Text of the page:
WoW Classic Lead Brian Birmingham sets records – World of Warcraft Classic

This weekend, Brian Birmingham posted no less than 25 tweets one after another. The goal of the WoW Classic chair was to return the church to the center of the village. He actually believes that he is being viewed, incorrectly, as the great mentor of the MMORPG development team.

First, he made it clear that he’s only one of the lead software engineers on the Classic team. When she was young, he was alone, and now that the team has grown, there are two of them. He even admits that it wouldn’t be so bad if there were a lot of them (hello Mike Ybarra by the way). However, even when he was alone, he was helped by Omar Gonzalez.

He adds that you have to keep in mind that the classic team is part of the World of Warcraft team. The WoW team is responsible for both Dragonflight and Classic: Wrath of the Lich King. Much of the code has now been shared and everyone is working on it.

Brian is still one of the supervisors for the part that takes care of the classics (including WotLK). Officially, he reports to his technical director. But who is responsible for the design in this case? Well, it’s teamwork.

At the start of the classic, Blizzard assumed that design decisions would be minimal enough that engineers could work on them based on technical limitations and have direct oversight from the game director.

But why is Brian explaining all this? Well, because he seems a little tired of being considered the only person responsible for all the decisions that are made in the game, he doesn’t want to blame anyone and adds that no one makes all the decisions. Thus, errors or controversial choices made (such as no automatic mass search) are group errors.

But then, what does Brian do? This is the subject of his following tweets, of which I offer a translation:

So what is my job?

For starters: I’m a personnel manager. I am recruiting people related to me. I evaluate their performance.

The people who work for me know that I am responsible for evaluating their performance. If you force it on them when they make decisions, that’s not leadership, that’s intimidation.

It’s important to make them understand that they can disagree with me and still do a good job.

Another aspect of my work is creating a positive team culture. This is an area in which it makes sense to exercise my “strength”. It is my responsibility to hold people accountable if they make their colleagues uncomfortable or unable to work.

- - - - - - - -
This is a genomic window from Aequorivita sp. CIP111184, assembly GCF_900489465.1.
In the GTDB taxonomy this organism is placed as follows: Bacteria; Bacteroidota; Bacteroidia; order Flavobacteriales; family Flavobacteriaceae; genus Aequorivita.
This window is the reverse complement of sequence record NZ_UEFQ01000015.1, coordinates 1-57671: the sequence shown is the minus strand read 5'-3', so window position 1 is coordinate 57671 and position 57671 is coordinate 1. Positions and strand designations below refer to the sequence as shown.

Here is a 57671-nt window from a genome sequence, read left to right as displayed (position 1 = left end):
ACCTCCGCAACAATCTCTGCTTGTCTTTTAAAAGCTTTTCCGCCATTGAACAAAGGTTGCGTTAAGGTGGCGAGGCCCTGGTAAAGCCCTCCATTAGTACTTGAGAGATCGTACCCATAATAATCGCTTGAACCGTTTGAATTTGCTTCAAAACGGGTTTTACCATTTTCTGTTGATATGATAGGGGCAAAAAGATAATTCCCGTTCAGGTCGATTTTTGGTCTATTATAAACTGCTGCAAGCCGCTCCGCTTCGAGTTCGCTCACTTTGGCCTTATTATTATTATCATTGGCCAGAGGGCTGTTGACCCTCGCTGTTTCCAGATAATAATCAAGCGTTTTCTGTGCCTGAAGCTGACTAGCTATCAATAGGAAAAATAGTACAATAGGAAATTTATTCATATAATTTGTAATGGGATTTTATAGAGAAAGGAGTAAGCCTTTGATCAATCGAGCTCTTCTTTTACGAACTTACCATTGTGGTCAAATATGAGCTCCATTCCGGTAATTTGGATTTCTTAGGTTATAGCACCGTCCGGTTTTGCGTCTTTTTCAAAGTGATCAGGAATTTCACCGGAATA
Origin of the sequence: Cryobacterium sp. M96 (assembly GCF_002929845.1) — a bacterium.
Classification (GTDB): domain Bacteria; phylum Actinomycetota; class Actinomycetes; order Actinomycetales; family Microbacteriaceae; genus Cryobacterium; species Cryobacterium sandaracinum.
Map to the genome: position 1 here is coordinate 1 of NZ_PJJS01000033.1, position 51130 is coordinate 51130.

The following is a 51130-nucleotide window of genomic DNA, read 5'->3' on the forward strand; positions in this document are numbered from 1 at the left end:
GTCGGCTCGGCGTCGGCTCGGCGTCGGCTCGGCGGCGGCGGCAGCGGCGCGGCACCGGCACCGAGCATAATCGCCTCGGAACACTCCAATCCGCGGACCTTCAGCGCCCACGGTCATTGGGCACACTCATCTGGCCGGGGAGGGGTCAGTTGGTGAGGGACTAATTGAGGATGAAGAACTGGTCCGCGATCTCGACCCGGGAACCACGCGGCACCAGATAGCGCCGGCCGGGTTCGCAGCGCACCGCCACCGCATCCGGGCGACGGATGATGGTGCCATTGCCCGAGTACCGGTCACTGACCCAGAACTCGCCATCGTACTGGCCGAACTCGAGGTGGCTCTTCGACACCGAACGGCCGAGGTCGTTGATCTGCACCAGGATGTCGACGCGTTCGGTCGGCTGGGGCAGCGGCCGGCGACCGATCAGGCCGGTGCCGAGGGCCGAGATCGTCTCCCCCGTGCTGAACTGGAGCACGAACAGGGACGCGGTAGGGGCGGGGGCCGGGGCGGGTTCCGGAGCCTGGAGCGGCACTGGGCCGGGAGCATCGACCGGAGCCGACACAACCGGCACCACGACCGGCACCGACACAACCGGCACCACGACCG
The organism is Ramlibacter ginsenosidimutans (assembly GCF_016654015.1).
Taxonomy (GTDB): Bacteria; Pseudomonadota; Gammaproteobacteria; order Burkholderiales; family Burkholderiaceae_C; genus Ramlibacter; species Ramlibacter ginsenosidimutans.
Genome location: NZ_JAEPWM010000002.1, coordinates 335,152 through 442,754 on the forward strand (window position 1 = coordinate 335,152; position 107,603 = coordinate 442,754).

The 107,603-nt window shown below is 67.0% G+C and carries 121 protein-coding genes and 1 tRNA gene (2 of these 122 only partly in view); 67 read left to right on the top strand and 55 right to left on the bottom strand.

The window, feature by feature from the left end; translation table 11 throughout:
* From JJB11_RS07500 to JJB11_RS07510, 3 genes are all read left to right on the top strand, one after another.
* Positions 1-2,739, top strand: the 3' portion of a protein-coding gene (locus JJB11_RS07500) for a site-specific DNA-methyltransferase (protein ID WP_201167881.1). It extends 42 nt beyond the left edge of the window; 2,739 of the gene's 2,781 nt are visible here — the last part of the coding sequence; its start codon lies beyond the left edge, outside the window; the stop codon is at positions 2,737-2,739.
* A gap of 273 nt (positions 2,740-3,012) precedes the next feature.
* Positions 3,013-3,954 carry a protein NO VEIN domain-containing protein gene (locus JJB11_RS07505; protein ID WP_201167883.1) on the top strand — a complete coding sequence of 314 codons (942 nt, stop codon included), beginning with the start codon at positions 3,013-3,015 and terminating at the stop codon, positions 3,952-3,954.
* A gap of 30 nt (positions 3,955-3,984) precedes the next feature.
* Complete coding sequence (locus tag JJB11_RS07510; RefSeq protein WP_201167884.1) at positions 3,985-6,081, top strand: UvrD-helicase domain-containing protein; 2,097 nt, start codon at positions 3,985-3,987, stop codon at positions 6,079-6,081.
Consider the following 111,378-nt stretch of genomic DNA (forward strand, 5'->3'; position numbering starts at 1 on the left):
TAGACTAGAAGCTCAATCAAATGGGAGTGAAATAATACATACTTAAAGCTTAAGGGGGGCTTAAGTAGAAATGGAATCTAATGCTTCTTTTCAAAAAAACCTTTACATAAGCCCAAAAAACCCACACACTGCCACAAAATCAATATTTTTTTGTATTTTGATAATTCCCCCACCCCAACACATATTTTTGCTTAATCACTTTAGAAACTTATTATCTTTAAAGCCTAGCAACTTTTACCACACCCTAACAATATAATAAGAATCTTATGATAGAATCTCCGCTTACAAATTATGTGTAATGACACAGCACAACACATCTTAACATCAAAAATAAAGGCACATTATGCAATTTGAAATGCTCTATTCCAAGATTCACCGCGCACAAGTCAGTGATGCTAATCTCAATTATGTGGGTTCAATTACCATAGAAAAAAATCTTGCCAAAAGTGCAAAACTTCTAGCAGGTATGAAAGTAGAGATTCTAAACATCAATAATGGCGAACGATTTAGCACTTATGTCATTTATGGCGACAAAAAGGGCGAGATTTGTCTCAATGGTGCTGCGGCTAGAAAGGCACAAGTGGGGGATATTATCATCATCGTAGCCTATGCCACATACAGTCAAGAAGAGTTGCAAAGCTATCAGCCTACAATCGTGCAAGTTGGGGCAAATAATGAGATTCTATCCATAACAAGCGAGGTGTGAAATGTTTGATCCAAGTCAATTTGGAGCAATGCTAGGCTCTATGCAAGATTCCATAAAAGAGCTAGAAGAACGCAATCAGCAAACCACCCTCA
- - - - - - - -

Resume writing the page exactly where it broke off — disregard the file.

Likewise, it is my responsibility to recognize and promote (quite literally) the people who contribute to their colleagues’ success. Promoting a teamwork and collaboration environment is perhaps the most important aspect of this job.

Brian then touches on the fact that he doesn’t make direct decisions to develop the game. He tries to find the person who will fill the job in the best possible way, then analyzes his work and helps him if necessary. He points out potential problems, but does not seek to do the work of others.

He also talks a lot about how the team is run at Blizzard:

If delegating important decisions sounds crazy to you, you have a lot to learn about leadership. Often, because I am responsible for so many things, I don’t know the specifics of the problem. Trusting others to do their job well is an essential leadership skill.

This does not mean that I do not know anything. When I ask: “Have you thought about…?”. I try to make sure that all possibilities are fully explored. It would be arrogant to assume I know better than the person doing the work, but it would be irresponsible not to share my concerns.

The last aspect (at least the one I can list at the moment) is communication. I am responsible for describing my team’s work to other teams, within Team World of Warcraft and outside of the rest of Blizzard.

A little beyond that, Brian makes it clear that he talks a lot with his boss, the head coach, but also with other people like the game director, the art director, and the production department. Are these the people who actually make the decisions? Yes and no because although they can tell him what to do, they prefer to steer him in one direction and make sure all avenues are explored.

These are the people who have a very global view and are less detailed. They run everything WoW, Classic and Retail, while trying to please as many players as possible. For his part, Brian is particularly focused on the Classic.

Going back to the original comment that I’m the ‘chief’, it’s fair to say that I’m at the top of the org chart thinking mostly classic.

But there are people around me who influence all my decisions, and have their own decision-making power. This underlines the difference between traditional press interviews and Twitter posts.

I can speak with the authority on behalf of the company *in press interviews* because we have discussed it and come to a consensus that we are willing to participate. On Twitter, answer *myself*.

On Twitter, it’s just me: one person, with more power than the others, but it’s still just me, not the whole classic team. So I can’t always answer your question.

Sometimes I don’t know the answer.

Sometimes it’s not me who decides.

Sometimes I delegate it.

This does not mean that I do not read it, and pass it on to the team. This doesn’t mean I don’t care. (I care about you guys so much, you have no idea). But that means I often tweet about something else.

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